Maybe the best model for the expanding universe is to take a light-colored balloon and make a few small dots on it with a Sharpie. Ask someone to blow it up, and watch what happens to the dots as the balloon inflates. The dots that are farthest apart will move away from each other faster than the ones that are closest together.

Our country honored Edwin Hubble by naming the first orbiting telescope after him. Since 1990, the Hubble Space Telescope has given us the clearest and most beautiful pictures of distant galaxies and other objects in deep space.

Does Water Evaporate When the Sun Isn't Shining?

Everybody knows how quickly a puddle of water evaporates from the sidewalk on a hot summer day. But does water evaporate at night, or when it’s cool and cloudy?

Let’s look at what evaporation is. Liquids can change states of matter and become gases by absorbing energy. This can happen in two ways. If the entire liquid is heated (like a pot of water on the stove, the molecules throughout the liquid move faster and separate, forming bubbles of gas. If you watch water heating in a pot, you will notice that the bubbles come from the bottom of the pot because that is the part closest to the heat source. We call this “boiling”.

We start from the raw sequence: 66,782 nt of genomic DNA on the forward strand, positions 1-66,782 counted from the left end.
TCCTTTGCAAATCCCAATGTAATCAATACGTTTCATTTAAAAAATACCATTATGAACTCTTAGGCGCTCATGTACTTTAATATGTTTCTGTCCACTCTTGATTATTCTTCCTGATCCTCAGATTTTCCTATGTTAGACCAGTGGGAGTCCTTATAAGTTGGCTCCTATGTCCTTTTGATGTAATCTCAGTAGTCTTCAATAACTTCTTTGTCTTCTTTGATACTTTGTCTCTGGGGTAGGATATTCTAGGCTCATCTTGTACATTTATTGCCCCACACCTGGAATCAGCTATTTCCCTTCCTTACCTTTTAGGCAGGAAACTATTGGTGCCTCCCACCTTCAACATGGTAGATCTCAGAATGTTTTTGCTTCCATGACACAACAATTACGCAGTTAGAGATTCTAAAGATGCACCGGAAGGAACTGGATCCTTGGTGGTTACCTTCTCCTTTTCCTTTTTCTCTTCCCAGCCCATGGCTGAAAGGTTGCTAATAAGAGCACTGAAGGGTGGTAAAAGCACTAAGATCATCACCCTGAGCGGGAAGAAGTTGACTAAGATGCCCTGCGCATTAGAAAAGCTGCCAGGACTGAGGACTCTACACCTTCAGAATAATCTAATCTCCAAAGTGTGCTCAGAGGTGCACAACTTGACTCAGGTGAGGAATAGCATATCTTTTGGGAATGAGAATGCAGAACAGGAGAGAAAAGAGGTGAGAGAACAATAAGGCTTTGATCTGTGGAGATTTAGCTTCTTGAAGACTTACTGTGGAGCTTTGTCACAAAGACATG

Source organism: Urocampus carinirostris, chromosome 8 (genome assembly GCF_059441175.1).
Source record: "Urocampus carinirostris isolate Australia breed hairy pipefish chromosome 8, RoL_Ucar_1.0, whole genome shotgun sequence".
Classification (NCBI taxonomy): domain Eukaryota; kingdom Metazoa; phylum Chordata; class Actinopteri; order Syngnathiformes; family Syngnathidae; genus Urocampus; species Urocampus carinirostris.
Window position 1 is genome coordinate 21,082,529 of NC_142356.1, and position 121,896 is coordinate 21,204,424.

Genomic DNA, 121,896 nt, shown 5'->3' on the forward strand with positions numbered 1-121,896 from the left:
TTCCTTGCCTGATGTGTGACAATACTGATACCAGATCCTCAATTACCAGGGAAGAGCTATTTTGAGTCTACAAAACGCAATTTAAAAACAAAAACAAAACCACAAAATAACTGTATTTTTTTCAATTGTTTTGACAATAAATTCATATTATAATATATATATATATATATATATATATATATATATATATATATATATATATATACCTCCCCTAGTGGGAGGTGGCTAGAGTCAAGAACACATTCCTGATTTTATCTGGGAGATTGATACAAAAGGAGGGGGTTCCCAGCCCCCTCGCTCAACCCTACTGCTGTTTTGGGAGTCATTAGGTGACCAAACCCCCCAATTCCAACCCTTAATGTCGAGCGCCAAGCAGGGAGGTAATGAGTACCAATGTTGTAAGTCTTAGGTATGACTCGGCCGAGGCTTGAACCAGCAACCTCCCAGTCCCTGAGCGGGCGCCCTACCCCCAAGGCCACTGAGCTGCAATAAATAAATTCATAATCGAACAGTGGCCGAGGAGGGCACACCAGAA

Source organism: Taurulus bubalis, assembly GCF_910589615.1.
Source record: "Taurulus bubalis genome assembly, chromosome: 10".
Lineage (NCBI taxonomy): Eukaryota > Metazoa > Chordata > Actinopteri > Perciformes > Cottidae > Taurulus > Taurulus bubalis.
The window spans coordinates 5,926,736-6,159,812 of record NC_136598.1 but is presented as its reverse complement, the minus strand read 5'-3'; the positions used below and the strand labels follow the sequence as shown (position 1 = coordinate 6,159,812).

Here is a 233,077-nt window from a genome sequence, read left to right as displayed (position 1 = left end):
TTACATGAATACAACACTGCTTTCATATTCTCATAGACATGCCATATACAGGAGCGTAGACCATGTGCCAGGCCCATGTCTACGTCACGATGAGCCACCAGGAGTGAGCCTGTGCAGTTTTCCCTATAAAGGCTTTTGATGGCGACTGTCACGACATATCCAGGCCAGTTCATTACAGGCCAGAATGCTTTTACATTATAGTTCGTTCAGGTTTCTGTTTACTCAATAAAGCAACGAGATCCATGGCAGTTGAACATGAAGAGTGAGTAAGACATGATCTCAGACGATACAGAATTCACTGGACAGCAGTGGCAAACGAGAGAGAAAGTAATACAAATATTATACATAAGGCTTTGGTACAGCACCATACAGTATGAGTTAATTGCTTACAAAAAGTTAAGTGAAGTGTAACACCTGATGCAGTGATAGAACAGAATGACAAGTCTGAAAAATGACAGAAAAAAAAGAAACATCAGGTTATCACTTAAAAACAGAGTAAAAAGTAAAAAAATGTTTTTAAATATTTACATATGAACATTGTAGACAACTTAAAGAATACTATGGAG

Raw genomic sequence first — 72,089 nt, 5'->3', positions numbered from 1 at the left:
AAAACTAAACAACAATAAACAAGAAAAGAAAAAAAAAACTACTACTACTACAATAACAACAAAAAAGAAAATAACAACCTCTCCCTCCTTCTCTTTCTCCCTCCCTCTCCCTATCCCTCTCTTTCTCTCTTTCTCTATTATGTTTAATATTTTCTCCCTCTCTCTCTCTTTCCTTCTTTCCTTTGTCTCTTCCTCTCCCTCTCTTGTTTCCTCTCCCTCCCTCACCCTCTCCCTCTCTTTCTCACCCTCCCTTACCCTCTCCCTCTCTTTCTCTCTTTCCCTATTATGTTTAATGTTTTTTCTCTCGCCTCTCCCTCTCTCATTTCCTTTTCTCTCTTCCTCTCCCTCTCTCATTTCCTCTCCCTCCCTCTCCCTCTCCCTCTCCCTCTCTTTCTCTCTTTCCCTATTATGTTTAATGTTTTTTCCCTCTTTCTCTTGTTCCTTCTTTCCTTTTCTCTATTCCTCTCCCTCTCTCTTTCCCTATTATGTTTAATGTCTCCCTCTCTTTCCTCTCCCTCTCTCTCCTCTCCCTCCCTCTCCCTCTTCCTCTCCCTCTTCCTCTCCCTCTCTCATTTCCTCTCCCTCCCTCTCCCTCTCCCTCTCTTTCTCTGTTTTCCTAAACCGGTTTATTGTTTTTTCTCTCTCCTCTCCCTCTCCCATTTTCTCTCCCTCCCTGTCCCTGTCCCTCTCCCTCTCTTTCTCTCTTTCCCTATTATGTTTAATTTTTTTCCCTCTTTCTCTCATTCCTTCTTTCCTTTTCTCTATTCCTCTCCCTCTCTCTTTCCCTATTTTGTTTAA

Evaporation is different. It only happens at the surface, where the liquid comes into contact with air; being a gas, the air has a higher level of energy, which the liquid can absorb. This happens not because of the presence of air, but because of the higher energy level at the surface. On the Moon, for example, there is no liquid water. There is water ice in some of the deep craters where the Sun never shines; the temperature here is about -249°C (-416°F), far below the freezing point of water (and most other substances as well). But if you could stand in such a crater and kick a lump of ice into the sunlight, it would not melt; the strong radiation from the Sun – without any atmosphere to reduce its glare – would vaporize the ice immediately.

So water evaporates at night, and in the shade, as long as the temperature is above freezing (0°C / 32°F). But it evaporates faster the higher the temperature is, and very slowly if it is cold.

Is a Virus a Living Creature?